Wearables Push the Boundaries of Tech for Consumers

Some may argue that wearables were sparse at this year’s Consumer Electronics Show in Las Vegas — those gadgets that take an undaunted approach to improving our overall comfort. Some of them are already on the market, while others need further refinement before becoming ready for consumers.

Smartwatches as we know them continued to evolve in design and features, one model introducing the possibility of phone-free running experiences, without giving up on the tunes that can set the pace of training. Other makers opted for a modular design that allows customization by mounting functional units on it. You can expand the core features and add an extra battery, various sensors (for temperature, air pressure, humidity, air quality, hear monitor, fingerprint), an LED flashlight or a camera.

A smartwatch for kids came from a Dutch company, designed to get children engaged in outdoor activities for healthier development. The product is interactive and responds to hand motion with various sound effects, letting kids’ imagination run wild with pretend play; it can also connect with other Bluetooth toys.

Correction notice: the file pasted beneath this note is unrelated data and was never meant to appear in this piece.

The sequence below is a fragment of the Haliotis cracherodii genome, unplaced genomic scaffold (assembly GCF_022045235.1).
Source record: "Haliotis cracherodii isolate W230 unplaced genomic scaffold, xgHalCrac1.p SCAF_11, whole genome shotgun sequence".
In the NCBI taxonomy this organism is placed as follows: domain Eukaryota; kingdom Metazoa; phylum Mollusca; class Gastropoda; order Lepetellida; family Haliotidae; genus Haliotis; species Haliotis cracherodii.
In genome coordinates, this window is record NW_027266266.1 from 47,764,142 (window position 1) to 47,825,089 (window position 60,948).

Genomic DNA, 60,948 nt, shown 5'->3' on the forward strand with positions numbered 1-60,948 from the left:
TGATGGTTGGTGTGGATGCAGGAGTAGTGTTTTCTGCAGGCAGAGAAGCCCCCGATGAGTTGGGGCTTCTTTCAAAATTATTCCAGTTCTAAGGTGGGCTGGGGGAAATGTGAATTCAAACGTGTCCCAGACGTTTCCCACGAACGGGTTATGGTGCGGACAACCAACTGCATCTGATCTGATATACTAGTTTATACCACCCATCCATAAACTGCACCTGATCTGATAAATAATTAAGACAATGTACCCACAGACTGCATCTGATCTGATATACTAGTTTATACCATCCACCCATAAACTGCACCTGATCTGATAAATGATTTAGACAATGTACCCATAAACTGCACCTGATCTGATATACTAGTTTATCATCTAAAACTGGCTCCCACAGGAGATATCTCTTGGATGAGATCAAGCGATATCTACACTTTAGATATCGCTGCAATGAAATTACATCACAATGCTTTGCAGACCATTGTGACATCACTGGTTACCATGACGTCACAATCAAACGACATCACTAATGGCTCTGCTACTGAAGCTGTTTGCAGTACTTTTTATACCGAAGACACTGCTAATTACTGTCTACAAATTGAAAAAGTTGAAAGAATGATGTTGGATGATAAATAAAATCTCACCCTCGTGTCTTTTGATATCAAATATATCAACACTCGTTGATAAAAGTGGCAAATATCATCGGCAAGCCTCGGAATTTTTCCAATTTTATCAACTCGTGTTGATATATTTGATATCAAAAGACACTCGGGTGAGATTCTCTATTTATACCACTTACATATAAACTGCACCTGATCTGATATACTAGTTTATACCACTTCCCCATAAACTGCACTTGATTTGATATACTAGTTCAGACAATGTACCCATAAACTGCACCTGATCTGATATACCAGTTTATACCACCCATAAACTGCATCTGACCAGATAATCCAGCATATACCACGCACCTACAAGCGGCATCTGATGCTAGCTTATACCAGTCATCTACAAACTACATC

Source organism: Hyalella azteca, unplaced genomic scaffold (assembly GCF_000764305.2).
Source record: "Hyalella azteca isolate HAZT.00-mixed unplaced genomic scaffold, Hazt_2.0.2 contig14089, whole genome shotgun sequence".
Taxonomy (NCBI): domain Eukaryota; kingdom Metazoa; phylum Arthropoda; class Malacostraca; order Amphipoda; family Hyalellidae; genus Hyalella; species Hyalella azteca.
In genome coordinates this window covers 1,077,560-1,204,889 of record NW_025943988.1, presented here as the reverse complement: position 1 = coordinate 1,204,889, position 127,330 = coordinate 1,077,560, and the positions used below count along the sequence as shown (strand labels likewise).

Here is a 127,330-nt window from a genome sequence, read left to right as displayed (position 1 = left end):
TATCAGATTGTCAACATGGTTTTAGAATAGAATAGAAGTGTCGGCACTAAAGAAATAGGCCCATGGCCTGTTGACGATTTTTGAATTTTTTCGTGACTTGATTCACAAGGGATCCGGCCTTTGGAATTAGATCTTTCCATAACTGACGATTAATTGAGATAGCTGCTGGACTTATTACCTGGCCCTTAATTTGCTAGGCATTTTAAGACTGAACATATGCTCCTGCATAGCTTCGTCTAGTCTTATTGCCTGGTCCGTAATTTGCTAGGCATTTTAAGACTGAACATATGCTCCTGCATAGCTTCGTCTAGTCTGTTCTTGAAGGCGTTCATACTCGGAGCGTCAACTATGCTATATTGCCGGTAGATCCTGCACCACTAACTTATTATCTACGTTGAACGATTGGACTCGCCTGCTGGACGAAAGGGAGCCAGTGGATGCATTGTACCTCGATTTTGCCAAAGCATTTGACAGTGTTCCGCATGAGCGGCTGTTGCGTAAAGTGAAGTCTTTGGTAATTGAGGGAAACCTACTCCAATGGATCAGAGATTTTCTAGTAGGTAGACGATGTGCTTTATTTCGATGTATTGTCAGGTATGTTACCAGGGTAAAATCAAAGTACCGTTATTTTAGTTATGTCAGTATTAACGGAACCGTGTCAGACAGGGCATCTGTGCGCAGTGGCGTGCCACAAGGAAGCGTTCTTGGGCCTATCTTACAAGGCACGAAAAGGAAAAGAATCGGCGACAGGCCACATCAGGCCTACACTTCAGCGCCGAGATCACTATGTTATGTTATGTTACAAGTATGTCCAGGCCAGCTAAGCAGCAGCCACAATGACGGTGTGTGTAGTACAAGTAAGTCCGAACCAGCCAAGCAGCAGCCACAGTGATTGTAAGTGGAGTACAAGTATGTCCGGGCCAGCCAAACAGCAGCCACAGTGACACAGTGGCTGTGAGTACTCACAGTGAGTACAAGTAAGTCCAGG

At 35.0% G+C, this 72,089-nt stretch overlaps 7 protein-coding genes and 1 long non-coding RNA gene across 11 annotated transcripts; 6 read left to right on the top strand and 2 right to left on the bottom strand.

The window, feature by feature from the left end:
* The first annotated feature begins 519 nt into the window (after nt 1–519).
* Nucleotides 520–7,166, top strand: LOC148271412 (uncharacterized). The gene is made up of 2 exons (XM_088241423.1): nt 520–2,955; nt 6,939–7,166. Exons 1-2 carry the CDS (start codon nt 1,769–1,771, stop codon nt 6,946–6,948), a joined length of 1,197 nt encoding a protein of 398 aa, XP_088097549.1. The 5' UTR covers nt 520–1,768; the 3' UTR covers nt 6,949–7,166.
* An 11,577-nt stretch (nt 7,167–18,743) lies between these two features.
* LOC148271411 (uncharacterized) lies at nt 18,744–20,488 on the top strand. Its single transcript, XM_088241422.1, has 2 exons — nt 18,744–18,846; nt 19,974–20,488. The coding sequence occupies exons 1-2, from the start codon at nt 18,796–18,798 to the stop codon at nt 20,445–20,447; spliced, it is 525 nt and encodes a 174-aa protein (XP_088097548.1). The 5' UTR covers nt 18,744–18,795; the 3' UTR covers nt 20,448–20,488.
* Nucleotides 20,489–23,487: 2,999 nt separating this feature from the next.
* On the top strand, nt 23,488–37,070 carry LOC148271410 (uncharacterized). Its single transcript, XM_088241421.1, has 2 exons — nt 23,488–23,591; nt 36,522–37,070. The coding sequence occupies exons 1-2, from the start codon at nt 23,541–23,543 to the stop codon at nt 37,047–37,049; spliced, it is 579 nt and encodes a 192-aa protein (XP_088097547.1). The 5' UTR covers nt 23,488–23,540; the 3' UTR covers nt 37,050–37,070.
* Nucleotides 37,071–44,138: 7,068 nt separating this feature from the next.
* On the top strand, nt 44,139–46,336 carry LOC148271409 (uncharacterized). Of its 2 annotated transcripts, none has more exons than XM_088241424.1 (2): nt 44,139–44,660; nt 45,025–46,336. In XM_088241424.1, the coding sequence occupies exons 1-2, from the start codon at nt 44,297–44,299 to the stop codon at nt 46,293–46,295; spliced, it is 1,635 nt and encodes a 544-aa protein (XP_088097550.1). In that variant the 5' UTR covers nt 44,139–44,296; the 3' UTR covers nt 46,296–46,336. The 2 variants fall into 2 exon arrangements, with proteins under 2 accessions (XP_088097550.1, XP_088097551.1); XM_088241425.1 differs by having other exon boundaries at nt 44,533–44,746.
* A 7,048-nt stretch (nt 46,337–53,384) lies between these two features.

Like all gadgets at CES, sunglasses came with multiple purposes. One exhibit offers a meditation assistant that kicks in whenever your mind bounces off the meditation track. It reads your brain waves and prompts the accompanying app to guide you to calmness by playing weather-based sounds in your headphones.

The international electronics show brought a series of wearables that use bone conduction audio technology to carry sound directly into your inner ear, to let you experience a blend of your favorite tunes and the surrounding noise. The technology helps runners or cyclists stay connected to their environment while listening to music; it is available in headbands and helmets that pair with the phone.

But the exhibition also showed that the trend is to introduce this technology to the average consumer, by integrating it into sleek-looking sunglasses. The technology has also been implemented in a wristband that connects to your phone and allows you to take calls and talk by simply placing your finger to your ear.

In the wireless earbuds category, one product earned the esteem of the tech industry and a Best of Innovations award at CES. Apart from being able to play tunes or take calls from a connected phone, and the noise-canceling qualities, MARS earphones work as a real-time translator, too. The idea is to share one piece with someone speaking a different language so you can both speak in your native tongues.

The tech industry came up with an alluring offer this year, proposing dashing designs and functionality for products many did not think could serve for anything outside their initial application. Yet, the makers have pushed the boundaries of the conventional and have exposed users to a whole world of possibilities regarding comfort and style.

Image credit: IntelFreePress

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